• The Far Eastern curlew was spotted in Bataan for the first time by local birdwatchers.
• This incident is one of many recently reported migratory bird sightings in unexpected locations.
• These observations may be a result of increased interest and activity in the local birdwatching scene.
On January 12, Inquirer.net reported a birdwatching first, care of the Wild Bird Club of the Philippines (WBCP).
According to the report, the Far Eastern curlew (Numenius madagascariensis) was spotted in Bataan for the first time. Birdwatchers observed the migratory bird, previously sighted in Negros and Cebu, in Barangay Sibacan during their annual bird census.
According to Australia’s Threatened Species Recovery Hub, the Far Eastern curlew is the largest migratory shorebird in the world.
This large bird loves to snack on Australia’s crabs and molluscs. Every year, it flies to eastern Russia and northeastern China to breed. Its other known migration spots are in Brunei, Bangladesh, Japan, Malaysia, the Philippines, Singapore, Thailand, and Vietnam.
The Far Eastern curlew is among Australia’s high-priority bird species in its conservation efforts, and with good reason. Due to food scarcity, pollution, hunting, and habitat loss, the species’ population has dropped by a staggering 80 percent over three decades. In fact, from being listed by the International Union for Conservation of Nature (IUCN) under Least Concern in 2004, it has become Critically Endangered in Australia.
Since roughly three-fourths of this species’ global population head to Australia annually, the Australian government has ramped up its efforts to save it from extinction.
The news of the unexpected sighting caught the attention of Pinoy social media users. Some even had their own theories as to why the species would pop up in Bataan in the first place.
The reasons behind this surprise sighting, though, aren’t as straightforward as one might think. As a matter of fact, bird migration itself remains a bit of a mystery.
Scientists believe that birds employ a combination of navigational methods during migration. According to researchers, many bird species successfully navigate using the magnetite in their nostrils as receptors of the Earth’s magnetic field (though this doesn’t seem to be the case for pigeons). Alternative ideas on bird migration include using geological and even stellar formations as their pathfinding guides. Thus, it’s unlikely that the curlew sighting was just a fluke.
Additionally, the Far Eastern curlew in Bataan isn’t the only recently recorded rare migratory bird sighting. Just this week, sightings of the Black-faced Spoonbill, the Eurasian Spoonbill, and the Rosy Starling were reported in Pampanga, Batanes, and Rizal, respectively.
So, what’s up with all of these strange sightings?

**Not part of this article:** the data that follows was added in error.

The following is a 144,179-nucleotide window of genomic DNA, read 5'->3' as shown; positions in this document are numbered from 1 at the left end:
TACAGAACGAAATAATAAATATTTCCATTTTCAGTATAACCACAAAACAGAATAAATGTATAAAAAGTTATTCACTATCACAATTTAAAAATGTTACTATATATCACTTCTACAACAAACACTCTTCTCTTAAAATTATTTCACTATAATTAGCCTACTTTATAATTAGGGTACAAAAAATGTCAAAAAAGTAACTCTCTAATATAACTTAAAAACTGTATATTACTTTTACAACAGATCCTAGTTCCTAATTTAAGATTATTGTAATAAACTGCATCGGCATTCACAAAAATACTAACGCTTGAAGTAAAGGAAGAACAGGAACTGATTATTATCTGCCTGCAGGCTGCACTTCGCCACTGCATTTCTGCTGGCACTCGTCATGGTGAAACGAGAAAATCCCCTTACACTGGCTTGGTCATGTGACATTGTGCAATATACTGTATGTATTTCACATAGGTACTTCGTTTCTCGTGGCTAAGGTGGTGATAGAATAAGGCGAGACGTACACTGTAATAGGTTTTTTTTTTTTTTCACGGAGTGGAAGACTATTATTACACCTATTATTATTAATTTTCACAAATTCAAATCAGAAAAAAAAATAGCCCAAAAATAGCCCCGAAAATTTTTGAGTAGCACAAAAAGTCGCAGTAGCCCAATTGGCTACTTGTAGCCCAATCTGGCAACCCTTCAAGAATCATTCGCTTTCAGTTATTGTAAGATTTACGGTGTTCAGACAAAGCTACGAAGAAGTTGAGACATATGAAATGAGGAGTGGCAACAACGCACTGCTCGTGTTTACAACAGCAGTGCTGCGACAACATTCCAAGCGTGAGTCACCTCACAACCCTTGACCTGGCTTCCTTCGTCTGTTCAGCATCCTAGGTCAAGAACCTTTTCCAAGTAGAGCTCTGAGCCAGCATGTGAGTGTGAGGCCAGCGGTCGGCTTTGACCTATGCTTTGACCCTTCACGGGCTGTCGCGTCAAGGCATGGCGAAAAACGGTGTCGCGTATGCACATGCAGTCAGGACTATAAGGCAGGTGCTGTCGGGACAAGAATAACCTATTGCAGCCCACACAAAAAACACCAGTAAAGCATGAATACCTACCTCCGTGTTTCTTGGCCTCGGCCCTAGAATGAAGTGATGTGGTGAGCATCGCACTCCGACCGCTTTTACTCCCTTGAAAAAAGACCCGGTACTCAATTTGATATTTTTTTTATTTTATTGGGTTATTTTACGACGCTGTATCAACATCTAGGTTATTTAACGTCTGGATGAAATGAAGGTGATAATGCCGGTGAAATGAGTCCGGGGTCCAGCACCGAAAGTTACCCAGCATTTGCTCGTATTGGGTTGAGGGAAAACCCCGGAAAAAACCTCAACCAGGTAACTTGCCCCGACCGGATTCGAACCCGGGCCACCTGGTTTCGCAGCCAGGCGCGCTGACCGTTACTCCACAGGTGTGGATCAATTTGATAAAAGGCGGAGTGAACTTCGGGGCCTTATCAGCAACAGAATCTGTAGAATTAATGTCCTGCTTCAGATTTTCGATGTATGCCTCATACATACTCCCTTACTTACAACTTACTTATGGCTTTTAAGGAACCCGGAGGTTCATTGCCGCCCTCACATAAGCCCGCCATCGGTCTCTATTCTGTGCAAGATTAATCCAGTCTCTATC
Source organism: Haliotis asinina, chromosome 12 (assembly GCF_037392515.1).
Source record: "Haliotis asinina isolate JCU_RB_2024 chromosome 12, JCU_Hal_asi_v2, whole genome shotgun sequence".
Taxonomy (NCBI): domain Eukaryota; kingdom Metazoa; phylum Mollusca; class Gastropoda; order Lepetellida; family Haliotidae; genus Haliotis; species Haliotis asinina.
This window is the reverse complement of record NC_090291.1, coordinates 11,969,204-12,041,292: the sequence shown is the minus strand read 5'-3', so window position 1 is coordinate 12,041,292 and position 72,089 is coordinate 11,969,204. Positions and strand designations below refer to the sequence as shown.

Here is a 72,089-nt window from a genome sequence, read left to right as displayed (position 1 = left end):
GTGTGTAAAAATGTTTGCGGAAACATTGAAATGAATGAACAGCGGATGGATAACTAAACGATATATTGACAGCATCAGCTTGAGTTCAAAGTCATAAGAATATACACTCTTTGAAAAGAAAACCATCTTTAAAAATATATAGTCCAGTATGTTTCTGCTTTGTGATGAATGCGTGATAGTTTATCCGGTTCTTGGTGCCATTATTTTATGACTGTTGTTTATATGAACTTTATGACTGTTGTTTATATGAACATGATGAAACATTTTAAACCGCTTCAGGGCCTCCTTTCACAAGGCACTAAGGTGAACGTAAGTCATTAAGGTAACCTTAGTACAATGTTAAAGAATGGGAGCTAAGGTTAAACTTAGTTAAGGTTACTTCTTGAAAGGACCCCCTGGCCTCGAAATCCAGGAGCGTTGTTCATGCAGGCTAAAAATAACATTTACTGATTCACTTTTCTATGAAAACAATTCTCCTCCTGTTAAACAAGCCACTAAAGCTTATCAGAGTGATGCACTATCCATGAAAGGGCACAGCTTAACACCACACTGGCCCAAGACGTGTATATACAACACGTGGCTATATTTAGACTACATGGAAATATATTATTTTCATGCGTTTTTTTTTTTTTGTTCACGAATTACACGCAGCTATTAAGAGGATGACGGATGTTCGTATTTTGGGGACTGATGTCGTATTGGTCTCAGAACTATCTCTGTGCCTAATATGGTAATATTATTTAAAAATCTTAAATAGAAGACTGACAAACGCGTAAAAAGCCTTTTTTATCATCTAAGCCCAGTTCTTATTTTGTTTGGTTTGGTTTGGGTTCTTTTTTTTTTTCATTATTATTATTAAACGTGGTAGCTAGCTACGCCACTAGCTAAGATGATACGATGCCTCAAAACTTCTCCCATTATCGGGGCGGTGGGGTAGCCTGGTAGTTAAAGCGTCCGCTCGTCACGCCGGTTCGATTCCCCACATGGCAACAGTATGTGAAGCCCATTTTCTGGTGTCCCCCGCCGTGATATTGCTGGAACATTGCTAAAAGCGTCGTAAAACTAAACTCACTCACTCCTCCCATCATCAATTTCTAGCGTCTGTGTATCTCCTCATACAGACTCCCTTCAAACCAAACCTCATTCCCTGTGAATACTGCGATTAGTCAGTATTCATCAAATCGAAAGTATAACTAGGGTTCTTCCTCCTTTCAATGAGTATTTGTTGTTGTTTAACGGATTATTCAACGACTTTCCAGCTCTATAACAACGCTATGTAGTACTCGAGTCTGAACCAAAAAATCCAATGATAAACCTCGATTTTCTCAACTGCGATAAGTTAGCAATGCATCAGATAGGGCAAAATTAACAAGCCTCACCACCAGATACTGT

It’s tempting (and understandable) to conclude that climate change influences these seemingly new migratory patterns.
After all, climate change certainly has the potential to disrupt migratory species’ breeding grounds, non-breeding areas, and migratory routes. The effects of climate change are particularly devastating to long-range migrators, causing food scarcity and throwing their migration schedules out of whack.
A more plausible explanation for these sightings, however, would be the increased interest and enthusiasm for birdwatching in recent years. Nowadays, birdwatching equipment (such as high-powered cameras) are increasingly available and affordable. Furthermore, birdwatching groups have become more active in monitoring year-round bird behavior, especially in the Philippines.
Additionally, greater opportunities have emerged for citizen scientists and avian enthusiasts to be more involved in species conservation efforts.
One such example is eBird, a free online bird checklist developed by the Cornell Lab of Ornithology. Through this free platform, users can submit reports of bird sightings, which country experts verify and add to the database. (Here’s the eBird entry for the Far Eastern curlew.)
With enough information on the database, avid avian watchers can verify if the species actually did change its migratory behavior. They may even be able to ascentain whether the perceived change, if any, was the result of unpredictable weather conditions, an ongoing search for new food sources, or simply a migration pattern that wasn’t observed before.
Whichever the case, one thing is certain: Now more than ever, we should keep our eyes to the skies.
Cover photo: Lucas Brook
Author: Mikael Angelo Francisco
Bitten by the science writing bug, Mikael has years of writing and editorial experience under his belt. As the editor-in-chief of FlipScience, Mikael has sworn to help make science more fun and interesting for geeky readers and casual audiences alike.